- Soil survey By United States. Bureau of Soils, United States. Bureau of Plant Industry, United States. Bureau of Plant Industry, Soils, and Agricultural Engineering, United States. Soil Conservation Service, United States. Natural Resources Conservation Service (p. 34, 36-37), https://books.google.com/books?id=9NzwAAAAMAAJ&dq=old%20maid%20swamp%20eaton%20county&pg=PA36#v=onepage&q=old%20maid%20swamp%20eaton%20county&f=false
Join retired Eaton County sergeant turned true-crime author for the story of the 1955 double murder of a Stockbridge couple and search for the killer.
Tuesday, September 19
Saturday, March 18, 2017, 11 a.m. – 2 p.m.
Elmwood Room of the Delta Township District Library, 5130 Davenport Drive, Lansing, MI 48917
Collectors willing to display their collections and talk to the public about their passion are needed for this just-for-fun, no buying or selling event. Collections at past events have included both antique and contemporary collectibles, such as Pez dispensers, vintage hats, postcards, dolls, Dionne quintuplet memorabilia, Lansing dairy items, and salt and pepper shakers. All collections suitable for family viewing are welcome. One collection will receive the People’s Choice Award, chosen by visitors the day of the event.
Whether you are an avid enthusiast, serious treasure hunter or casual collector everyone has some type of collection they hold dear. Come and celebrate local collectors of all kinds at this joint DTHS, Delta Township District Library, and Historical Society of Greater Lansing event. Check out all the different types of collections and chat with the collectors.
Fill out the form below to register your collection.
PEOPLE’S CHOICE AWARD
A People’s Choice Award for the “best” collection will be awarded at 1:30pm. Come check out all of the collections and vote for your favorite.
RULES & REGISTRATION
Deadline to register to display your collection is Saturday, March 11, limited space is available. All ages are welcome to participate.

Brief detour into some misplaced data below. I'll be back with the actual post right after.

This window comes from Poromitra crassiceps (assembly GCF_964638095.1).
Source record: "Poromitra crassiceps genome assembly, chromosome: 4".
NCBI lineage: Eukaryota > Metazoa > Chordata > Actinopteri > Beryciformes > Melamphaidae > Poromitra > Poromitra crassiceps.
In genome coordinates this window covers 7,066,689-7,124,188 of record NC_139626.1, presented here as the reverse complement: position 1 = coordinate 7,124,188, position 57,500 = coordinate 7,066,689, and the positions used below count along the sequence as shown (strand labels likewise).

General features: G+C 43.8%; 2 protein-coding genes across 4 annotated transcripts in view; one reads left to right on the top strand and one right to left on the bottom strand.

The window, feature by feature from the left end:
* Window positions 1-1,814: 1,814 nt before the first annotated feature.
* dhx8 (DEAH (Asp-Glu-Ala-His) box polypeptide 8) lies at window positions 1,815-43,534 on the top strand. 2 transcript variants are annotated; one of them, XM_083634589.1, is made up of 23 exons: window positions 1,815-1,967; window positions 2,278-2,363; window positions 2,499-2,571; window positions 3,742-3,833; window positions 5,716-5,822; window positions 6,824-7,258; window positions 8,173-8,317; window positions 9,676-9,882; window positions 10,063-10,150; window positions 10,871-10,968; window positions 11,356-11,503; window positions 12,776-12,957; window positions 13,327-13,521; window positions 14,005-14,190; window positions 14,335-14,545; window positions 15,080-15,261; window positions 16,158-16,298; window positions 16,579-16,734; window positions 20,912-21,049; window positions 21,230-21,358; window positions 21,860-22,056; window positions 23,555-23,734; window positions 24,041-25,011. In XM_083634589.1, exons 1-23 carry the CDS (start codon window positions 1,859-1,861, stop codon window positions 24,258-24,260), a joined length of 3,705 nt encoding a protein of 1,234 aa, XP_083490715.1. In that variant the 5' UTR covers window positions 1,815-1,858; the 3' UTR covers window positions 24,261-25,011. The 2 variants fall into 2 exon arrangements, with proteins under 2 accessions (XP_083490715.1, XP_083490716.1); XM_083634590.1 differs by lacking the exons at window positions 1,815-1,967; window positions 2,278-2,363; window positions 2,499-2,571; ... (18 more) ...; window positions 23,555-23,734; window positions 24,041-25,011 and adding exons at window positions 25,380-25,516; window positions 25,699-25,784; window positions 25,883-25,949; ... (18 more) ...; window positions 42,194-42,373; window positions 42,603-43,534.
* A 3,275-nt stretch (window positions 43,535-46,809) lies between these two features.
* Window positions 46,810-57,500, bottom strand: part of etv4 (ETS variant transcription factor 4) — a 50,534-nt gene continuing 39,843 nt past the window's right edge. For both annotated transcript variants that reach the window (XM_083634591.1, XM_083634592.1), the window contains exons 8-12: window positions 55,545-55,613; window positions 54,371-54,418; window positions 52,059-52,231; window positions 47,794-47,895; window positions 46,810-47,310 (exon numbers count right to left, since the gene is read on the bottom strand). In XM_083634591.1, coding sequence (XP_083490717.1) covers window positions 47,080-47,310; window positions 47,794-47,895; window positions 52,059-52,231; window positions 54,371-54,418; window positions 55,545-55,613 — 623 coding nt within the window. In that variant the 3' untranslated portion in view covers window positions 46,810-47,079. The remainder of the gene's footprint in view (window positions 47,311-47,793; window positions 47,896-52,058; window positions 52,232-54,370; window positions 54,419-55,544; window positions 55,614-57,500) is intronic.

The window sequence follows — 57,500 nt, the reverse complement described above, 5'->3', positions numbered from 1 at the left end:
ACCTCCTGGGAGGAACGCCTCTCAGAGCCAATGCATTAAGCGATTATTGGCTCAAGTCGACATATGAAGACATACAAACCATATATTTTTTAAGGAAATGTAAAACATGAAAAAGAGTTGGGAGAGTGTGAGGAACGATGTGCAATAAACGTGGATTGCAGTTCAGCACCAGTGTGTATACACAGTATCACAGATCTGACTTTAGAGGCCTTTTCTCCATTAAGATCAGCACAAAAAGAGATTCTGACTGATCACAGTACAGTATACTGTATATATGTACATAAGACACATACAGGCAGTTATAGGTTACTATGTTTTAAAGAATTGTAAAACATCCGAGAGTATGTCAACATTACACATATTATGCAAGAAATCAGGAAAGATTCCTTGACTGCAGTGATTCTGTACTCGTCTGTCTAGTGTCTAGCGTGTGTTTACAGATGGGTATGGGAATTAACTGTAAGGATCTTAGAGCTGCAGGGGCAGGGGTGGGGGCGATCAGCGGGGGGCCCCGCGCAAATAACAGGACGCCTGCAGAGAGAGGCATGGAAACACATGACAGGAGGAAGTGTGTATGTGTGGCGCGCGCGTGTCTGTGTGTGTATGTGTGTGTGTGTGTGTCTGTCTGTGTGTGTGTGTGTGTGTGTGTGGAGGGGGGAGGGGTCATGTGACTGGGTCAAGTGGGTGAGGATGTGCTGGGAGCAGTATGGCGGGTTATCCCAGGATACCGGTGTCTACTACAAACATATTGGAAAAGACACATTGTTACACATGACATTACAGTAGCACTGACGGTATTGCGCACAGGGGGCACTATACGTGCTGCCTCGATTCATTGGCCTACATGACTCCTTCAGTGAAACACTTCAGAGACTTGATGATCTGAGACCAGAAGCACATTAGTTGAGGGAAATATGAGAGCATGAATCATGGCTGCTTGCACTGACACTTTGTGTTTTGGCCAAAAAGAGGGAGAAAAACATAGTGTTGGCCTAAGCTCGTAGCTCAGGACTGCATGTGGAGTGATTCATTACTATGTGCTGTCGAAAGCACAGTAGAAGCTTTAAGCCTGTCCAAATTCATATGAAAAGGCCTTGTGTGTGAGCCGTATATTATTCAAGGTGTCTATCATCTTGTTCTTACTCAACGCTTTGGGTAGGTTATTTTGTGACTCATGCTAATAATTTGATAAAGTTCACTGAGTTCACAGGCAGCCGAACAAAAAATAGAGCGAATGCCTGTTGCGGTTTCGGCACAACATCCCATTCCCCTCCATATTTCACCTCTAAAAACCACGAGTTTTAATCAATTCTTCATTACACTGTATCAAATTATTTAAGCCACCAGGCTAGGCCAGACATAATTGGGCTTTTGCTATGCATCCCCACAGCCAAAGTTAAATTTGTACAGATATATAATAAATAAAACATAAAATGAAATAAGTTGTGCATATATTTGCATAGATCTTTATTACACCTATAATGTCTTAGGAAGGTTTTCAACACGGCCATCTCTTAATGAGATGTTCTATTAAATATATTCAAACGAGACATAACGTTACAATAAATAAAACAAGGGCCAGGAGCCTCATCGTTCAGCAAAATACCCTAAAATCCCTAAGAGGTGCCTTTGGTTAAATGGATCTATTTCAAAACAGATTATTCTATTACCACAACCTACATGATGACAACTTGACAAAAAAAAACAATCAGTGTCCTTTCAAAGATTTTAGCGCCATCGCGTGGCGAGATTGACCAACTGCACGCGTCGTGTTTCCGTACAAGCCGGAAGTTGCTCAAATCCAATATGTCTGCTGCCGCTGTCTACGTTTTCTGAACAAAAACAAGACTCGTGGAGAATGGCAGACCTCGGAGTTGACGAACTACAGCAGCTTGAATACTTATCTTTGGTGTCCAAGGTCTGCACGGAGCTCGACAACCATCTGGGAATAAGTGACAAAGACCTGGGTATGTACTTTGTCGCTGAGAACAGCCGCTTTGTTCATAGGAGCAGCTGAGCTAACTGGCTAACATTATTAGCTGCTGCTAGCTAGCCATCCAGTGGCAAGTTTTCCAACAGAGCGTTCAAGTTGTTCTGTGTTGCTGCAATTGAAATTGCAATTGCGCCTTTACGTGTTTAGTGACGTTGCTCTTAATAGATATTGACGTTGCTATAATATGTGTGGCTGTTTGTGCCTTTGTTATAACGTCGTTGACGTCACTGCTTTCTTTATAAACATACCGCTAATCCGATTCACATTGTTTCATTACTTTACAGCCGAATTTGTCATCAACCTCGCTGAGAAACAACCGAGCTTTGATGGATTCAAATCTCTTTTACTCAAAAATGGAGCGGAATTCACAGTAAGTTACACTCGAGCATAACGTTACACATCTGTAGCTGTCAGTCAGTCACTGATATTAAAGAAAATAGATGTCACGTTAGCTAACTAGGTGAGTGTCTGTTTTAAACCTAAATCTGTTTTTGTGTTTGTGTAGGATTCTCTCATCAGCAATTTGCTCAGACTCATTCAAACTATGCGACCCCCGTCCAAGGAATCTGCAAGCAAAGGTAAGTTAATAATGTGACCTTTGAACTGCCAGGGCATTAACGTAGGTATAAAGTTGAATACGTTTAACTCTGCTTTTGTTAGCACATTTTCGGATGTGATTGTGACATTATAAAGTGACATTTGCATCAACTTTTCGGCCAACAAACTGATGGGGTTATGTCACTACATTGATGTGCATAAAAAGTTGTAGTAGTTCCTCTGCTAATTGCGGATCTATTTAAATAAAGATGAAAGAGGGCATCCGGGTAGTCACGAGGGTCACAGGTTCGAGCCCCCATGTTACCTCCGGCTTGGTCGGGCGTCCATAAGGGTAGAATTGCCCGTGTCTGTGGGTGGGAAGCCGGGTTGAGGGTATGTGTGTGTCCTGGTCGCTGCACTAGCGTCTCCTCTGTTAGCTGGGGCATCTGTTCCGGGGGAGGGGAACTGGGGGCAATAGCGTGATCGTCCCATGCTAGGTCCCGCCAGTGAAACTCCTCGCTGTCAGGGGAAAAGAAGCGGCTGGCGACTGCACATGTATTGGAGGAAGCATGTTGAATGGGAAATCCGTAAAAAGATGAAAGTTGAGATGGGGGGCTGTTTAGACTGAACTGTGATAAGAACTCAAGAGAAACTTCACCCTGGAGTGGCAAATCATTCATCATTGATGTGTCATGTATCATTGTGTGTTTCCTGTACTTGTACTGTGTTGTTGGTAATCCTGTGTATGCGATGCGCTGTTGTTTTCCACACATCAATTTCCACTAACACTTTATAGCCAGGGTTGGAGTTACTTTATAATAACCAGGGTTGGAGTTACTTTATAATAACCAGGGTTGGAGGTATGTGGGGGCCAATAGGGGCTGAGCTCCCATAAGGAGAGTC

1. Each collector will be given up to two tables approx. 2.5’x5’.
2. There will be no buying or selling of items at the event.
3. All collections should be appropriate for viewing by all ages.
4. Organizers will select the best mix of the entrants and selected collectors will be notified on Monday, March, 13.
5. The Delta Township District Library and its partners (Delta Township Historical Society and Historical Society of Greater Lansing) will not be held responsible for any lost, stolen or damaged items.
To register your collection for the event, complete the Registration Form on this page or download the form and return it to the Adult Services Desk.
The library and historical society will be scanning old photos of Delta Township. Bring your photos and stories of Delta Township’s past and see and help identify some of the pictures from the library’s collection. We will have a scanner on site if you would like to share your photos with the historical society.
The cannon monument located at the Delta Center Cemetery was presented in memory of the 83 civil war soldiers by the women of the Delta Center Cemetery association. Among the soldiers are six whom were prisoners at the Confederate Prison of War camp near Andersonville, GA, including: William R. Billings, Otis Wilson Carpenter, Albert F. Porter, Elija P. Sanders, Nathaniel H. Space, William H. H. Tallman. 
The Lansing State Journal reported on Monday, May 29, 2011 that:
“Nearly 300 men, women and children assembled at the Delta Center Cemetery Saturday [May 27, 2011] forenoon at 10 o’clock to witness the unveiling of the soldiers monument presented by the women of the Delta Center Cemetery association in memory of the soldiers who went from Delta to participate in the civil war” .
Join historian and author of Guide to the Civil War Soldiers of Delta Center Cemetery, Chris Czopek, on Wednesday, September 21 at 6 p.m. for a tour of the Delta Center Cemetery and to hear the stories of the Civil War soldiers buried there. Or visit the Local History Room at the Delta Township District Library to read through Mr. Czopek’s book.
Czopek, C. (2007). Guide to the Civil War soldiers of Delta Center Cemetery. Lansing, MI: C.P. Czopek.
Nearly 300 Are At Dedication. (1911, May 29). Lansing State Journal.